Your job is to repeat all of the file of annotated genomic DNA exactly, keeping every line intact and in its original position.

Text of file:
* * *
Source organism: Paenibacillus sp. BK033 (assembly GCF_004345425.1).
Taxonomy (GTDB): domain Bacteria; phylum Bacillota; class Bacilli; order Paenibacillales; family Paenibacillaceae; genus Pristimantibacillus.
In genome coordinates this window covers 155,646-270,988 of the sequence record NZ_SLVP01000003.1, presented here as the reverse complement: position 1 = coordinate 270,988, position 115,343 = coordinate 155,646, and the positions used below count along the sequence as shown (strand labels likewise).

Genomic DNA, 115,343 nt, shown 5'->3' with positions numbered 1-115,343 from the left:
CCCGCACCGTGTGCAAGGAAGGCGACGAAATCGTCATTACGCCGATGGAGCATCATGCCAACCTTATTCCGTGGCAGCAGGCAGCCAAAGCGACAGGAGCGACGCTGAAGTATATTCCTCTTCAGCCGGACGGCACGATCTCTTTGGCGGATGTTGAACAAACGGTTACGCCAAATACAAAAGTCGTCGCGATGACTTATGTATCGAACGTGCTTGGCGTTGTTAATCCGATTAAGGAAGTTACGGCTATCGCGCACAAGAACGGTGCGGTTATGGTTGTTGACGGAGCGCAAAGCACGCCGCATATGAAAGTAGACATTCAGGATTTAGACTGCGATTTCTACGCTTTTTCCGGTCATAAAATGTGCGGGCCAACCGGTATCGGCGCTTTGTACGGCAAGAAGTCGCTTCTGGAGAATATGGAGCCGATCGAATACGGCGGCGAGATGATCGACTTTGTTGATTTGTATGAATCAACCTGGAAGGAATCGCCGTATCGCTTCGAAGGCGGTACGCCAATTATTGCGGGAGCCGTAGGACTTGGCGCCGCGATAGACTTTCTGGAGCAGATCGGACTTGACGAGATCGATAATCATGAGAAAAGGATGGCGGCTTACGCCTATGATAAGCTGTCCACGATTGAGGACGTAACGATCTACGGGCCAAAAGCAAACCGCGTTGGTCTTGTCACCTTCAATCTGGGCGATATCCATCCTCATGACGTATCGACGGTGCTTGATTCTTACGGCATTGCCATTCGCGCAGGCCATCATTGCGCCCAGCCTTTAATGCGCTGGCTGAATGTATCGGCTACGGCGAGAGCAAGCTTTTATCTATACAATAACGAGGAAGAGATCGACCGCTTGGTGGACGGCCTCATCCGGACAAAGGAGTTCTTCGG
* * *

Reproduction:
Source organism: Paenibacillus sp. BK033 (assembly GCF_004345425.1).
Taxonomy (GTDB): domain Bacteria; phylum Bacillota; class Bacilli; order Paenibacillales; family Paenibacillaceae; genus Pristimantibacillus.
In genome coordinates this window covers 155,646-270,988 of the sequence record NZ_SLVP01000003.1, presented here as the reverse complement: position 1 = coordinate 270,988, position 115,343 = coordinate 155,646, and the positions used below count along the sequence as shown (strand labels likewise).

Genomic DNA, 115,343 nt, shown 5'->3' with positions numbered 1-115,343 from the left:
CCCGCACCGTGTGCAAGGAAGGCGACGAAATCGTCATTACGCCGATGGAGCATCATGCCAACCTTATTCCGTGGCAGCAGGCAGCCAAAGCGACAGGAGCGACGCTGAAGTATATTCCTCTTCAGCCGGACGGCACGATCTCTTTGGCGGATGTTGAACAAACGGTTACGCCAAATACAAAAGTCGTCGCGATGACTTATGTATCGAACGTGCTTGGCGTTGTTAATCCGATTAAGGAAGTTACGGCTATCGCGCACAAGAACGGTGCGGTTATGGTTGTTGACGGAGCGCAAAGCACGCCGCATATGAAAGTAGACATTCAGGATTTAGACTGCGATTTCTACGCTTTTTCCGGTCATAAAATGTGCGGGCCAACCGGTATCGGCGCTTTGTACGGCAAGAAGTCGCTTCTGGAGAATATGGAGCCGATCGAATACGGCGGCGAGATGATCGACTTTGTTGATTTGTATGAATCAACCTGGAAGGAATCGCCGTATCGCTTCGAAGGCGGTACGCCAATTATTGCGGGAGCCGTAGGACTTGGCGCCGCGATAGACTTTCTGGAGCAGATCGGACTTGACGAGATCGATAATCATGAGAAAAGGATGGCGGCTTACGCCTATGATAAGCTGTCCACGATTGAGGACGTAACGATCTACGGGCCAAAAGCAAACCGCGTTGGTCTTGTCACCTTCAATCTGGGCGATATCCATCCTCATGACGTATCGACGGTGCTTGATTCTTACGGCATTGCCATTCGCGCAGGCCATCATTGCGCCCAGCCTTTAATGCGCTGGCTGAATGTATCGGCTACGGCGAGAGCAAGCTTTTATCTATACAATAACGAGGAAGAGATCGACCGCTTGGTGGACGGCCTCATCCGGACAAAGGAGTTCTTCGG